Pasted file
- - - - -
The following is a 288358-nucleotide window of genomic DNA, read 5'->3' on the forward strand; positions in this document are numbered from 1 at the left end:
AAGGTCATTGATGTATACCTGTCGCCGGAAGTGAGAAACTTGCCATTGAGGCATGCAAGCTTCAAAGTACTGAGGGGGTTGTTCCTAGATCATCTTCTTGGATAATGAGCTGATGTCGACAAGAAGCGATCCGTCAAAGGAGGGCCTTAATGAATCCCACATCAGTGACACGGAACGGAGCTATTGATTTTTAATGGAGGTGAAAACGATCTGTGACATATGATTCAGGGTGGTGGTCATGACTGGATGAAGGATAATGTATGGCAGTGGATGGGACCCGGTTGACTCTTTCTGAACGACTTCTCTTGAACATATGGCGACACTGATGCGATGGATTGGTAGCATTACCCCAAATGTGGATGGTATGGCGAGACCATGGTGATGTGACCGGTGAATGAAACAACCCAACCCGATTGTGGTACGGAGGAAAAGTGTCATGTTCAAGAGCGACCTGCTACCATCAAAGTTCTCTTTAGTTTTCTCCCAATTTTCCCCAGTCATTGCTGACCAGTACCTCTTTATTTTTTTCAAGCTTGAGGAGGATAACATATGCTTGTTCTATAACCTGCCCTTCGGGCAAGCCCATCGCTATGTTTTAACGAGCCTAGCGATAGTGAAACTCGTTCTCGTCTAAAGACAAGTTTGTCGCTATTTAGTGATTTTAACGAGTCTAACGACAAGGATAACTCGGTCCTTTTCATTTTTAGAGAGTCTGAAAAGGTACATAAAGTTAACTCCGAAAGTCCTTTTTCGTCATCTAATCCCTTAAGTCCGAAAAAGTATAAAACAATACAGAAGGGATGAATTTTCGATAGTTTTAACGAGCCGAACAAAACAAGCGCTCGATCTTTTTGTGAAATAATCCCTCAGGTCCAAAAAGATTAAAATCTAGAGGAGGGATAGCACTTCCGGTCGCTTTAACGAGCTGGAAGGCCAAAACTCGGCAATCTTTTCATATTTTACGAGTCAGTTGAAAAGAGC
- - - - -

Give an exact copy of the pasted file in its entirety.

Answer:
The following is a 288358-nucleotide window of genomic DNA, read 5'->3' on the forward strand; positions in this document are numbered from 1 at the left end:
AAGGTCATTGATGTATACCTGTCGCCGGAAGTGAGAAACTTGCCATTGAGGCATGCAAGCTTCAAAGTACTGAGGGGGTTGTTCCTAGATCATCTTCTTGGATAATGAGCTGATGTCGACAAGAAGCGATCCGTCAAAGGAGGGCCTTAATGAATCCCACATCAGTGACACGGAACGGAGCTATTGATTTTTAATGGAGGTGAAAACGATCTGTGACATATGATTCAGGGTGGTGGTCATGACTGGATGAAGGATAATGTATGGCAGTGGATGGGACCCGGTTGACTCTTTCTGAACGACTTCTCTTGAACATATGGCGACACTGATGCGATGGATTGGTAGCATTACCCCAAATGTGGATGGTATGGCGAGACCATGGTGATGTGACCGGTGAATGAAACAACCCAACCCGATTGTGGTACGGAGGAAAAGTGTCATGTTCAAGAGCGACCTGCTACCATCAAAGTTCTCTTTAGTTTTCTCCCAATTTTCCCCAGTCATTGCTGACCAGTACCTCTTTATTTTTTTCAAGCTTGAGGAGGATAACATATGCTTGTTCTATAACCTGCCCTTCGGGCAAGCCCATCGCTATGTTTTAACGAGCCTAGCGATAGTGAAACTCGTTCTCGTCTAAAGACAAGTTTGTCGCTATTTAGTGATTTTAACGAGTCTAACGACAAGGATAACTCGGTCCTTTTCATTTTTAGAGAGTCTGAAAAGGTACATAAAGTTAACTCCGAAAGTCCTTTTTCGTCATCTAATCCCTTAAGTCCGAAAAAGTATAAAACAATACAGAAGGGATGAATTTTCGATAGTTTTAACGAGCCGAACAAAACAAGCGCTCGATCTTTTTGTGAAATAATCCCTCAGGTCCAAAAAGATTAAAATCTAGAGGAGGGATAGCACTTCCGGTCGCTTTAACGAGCTGGAAGGCCAAAACTCGGCAATCTTTTCATATTTTACGAGTCAGTTGAAAAGAGC